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Tuesday, August 16, 2011

Extinction Warning: only 85 endangerred Irrawaddy dolphins on the Mekong

By Amy Lou Jenkins

Today the World Wildlife Fund revealed that its research has confirmed that the critically endangered Irrawaddy dolphin population in the Mekong River numbers just 85. Complicating these dismal numbers was the finding that calf survival was found to be very low, leading researchers to conclude that the small population is declining and at high risk of extinction.

With the steep decline in populations of many animal species, from frogs,fish and dolphins to tigers, some scientists have warned that Earth is on the brink of a mass extinction like those that occurred only five times before during the past 540 million years.

Anthony D. Barnosky, UC Berkeley professor of integrative biology, a curator in the Museum of Paleontology and a research paleontologist in the Museum of Vertebrate Zoology, reported in the 2011 Science Daily:

"If currently threatened species -- those officially classed as critically endangered, endangered and vulnerable -- actually went extinct, and that rate of extinction continued, the sixth mass extinction could arrive within as little as 3 to 22 centuries. Nevertheless, it's not too late to save these critically endangered mammals and other such species and stop short of the tipping point. That would require dealing with a perfect storm of threats, including habitat fragmentation, invasive species, disease and global warming."

Each extinction accerates the threat of extinction to other species. Humans are a species.The WWF and scientist recognize human impact, development/ and climate change as a caustivative factors in the accerated extinction rates. Humans can also act to prevent mass extinctions, and the WWF is today calling for world wide effort on behalf of the Irrawaddy.

According to Dr. Li Lifeng, Director of WWF’s Freshwater Programme, the research is based on photographic identification of dolphins through individually unique features of their dorsal fins. “Most of the dolphins can be identified, and we use that information to estimate the population size.”Although this population estimate is slightly higher than the previous estimate, the researchers were quick to note that the population had not increased over the last few years.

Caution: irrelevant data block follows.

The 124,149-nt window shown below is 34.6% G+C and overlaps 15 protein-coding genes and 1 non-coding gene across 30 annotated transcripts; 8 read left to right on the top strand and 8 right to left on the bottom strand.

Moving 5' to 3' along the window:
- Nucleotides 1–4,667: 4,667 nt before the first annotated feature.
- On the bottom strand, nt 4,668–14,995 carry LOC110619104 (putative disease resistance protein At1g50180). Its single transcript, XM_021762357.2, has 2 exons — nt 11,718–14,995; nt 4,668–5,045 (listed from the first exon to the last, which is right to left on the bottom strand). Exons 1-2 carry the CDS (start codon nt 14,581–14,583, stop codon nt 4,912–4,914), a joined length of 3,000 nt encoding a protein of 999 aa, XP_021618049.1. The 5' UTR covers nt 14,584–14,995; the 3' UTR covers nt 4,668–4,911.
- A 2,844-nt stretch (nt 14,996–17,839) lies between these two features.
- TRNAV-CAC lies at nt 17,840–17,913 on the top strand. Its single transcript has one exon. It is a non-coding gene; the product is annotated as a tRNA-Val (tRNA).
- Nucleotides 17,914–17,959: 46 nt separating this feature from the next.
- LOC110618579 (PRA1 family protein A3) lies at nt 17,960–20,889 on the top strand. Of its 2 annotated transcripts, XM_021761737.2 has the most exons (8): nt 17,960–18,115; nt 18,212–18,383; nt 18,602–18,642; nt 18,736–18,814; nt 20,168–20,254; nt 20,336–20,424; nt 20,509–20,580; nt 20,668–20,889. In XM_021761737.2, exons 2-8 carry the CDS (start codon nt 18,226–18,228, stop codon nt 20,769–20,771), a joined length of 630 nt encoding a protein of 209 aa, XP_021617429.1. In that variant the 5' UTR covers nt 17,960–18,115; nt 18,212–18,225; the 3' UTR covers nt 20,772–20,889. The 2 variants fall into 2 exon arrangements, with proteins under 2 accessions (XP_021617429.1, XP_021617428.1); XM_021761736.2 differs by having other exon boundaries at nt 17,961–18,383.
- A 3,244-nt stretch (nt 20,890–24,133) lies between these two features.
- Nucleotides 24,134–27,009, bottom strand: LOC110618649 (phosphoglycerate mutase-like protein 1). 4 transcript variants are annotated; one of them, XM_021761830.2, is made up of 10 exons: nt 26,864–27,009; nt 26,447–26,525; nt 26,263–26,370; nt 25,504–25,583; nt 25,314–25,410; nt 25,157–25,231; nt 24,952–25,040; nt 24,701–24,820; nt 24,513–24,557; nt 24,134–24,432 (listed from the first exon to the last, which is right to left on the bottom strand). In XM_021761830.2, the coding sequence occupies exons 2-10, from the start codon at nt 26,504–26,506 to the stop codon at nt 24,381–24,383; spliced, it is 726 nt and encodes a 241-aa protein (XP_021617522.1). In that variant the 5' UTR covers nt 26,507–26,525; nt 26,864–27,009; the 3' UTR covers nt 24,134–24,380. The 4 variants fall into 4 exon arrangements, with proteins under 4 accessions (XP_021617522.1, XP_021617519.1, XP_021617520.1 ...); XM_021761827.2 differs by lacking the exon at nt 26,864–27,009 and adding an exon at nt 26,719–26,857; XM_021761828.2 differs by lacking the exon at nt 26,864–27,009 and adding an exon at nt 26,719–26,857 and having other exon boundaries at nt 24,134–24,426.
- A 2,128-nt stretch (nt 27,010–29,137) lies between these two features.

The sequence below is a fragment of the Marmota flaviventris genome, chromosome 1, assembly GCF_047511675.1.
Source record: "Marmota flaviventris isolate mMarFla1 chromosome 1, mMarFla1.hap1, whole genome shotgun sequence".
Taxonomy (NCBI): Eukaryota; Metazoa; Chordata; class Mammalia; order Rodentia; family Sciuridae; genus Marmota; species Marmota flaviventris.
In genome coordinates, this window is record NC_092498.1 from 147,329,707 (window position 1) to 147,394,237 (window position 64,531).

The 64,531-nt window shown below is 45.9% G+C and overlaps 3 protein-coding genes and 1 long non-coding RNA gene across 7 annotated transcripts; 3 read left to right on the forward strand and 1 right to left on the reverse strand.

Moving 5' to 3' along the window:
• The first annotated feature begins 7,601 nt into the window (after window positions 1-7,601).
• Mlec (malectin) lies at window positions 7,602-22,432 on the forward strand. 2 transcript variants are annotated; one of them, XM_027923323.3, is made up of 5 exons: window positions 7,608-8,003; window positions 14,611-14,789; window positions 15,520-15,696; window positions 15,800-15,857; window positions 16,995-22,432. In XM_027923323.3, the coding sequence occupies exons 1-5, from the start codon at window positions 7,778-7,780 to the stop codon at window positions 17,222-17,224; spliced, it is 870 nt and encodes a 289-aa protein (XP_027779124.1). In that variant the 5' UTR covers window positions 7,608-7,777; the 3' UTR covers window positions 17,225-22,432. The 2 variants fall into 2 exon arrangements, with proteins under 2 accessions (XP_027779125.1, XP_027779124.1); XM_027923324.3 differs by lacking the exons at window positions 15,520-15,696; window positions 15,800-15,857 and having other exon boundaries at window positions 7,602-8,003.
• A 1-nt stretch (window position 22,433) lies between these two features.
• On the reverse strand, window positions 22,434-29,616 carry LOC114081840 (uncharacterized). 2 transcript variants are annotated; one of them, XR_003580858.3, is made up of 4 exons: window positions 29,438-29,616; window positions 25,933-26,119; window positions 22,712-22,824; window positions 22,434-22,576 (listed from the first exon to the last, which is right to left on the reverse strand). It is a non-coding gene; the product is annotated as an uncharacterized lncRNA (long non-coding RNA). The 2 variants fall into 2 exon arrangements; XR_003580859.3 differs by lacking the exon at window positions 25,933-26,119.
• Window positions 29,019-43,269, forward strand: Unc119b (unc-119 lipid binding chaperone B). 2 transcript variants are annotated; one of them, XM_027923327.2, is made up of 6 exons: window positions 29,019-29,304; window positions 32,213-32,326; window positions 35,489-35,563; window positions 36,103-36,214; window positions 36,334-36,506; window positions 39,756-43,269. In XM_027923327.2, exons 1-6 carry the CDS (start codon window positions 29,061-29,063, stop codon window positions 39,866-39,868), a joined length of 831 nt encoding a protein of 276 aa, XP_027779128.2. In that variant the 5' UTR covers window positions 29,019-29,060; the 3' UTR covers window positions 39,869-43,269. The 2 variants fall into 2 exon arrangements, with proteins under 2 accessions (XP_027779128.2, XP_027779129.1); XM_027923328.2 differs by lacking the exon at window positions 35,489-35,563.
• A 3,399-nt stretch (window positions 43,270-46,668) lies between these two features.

“With a larger dataset and recent analytical advances, previously unidentifiable dolphins which had few marks on their dorsal fins have been included,” Dr. Li said. However, surveys conducted from 2007 to 2010 show the population slowly declining.

“Evidence is strong that very few young animals survive to adulthood, as older dolphins die off and are not replaced,” Dr. Li explained.The population is ranked as critically endangered on the IUCN Red List, the highest international threat ranking for endangered species, and Irrawaddy dolphins are fully protected under the highest level of Fishery Law in Cambodia and Lao PDR. Dolphins in the Mekong continue to be threatened by gill net entanglement and the causes of calf mortality remain unclear.

“This tiny population is at high risk by its small size alone. With the added pressures of gill net entanglement and high calf mortality we are really worried for the future of dolphins,” Dr. Li said. The research (research reports available for download) also indicates that the small population resident in the transboundary pool on the Cambodia – Lao PDR border may number as few as 7-8 individuals. This is the only area in Lao PDR where dolphins remain. WWF is working to coordinate transboundary management with government agencies and local communities in Cambodia and Lao PDR at this most critical dolphin site.

“Our best chance of saving this iconic species from extinction in the Mekong River is through joint conservation action,” said Dr. Li. “WWF is committed to working with the Fisheries Administration, the Dolphin Commission, and communities all along the river to reverse the decline and ensure the survival of this beautiful species in the Mekong.”WWF is asking the government of Cambodia to establish a clear legislative framework to protect dolphins in Cambodia. This should include the designation of dolphin conservation zones and should allow a ban or limit on the use of gillnets where needed. Doing so will require formalizing special legislation to protect dolphins or amendments to existing Fishery Law.

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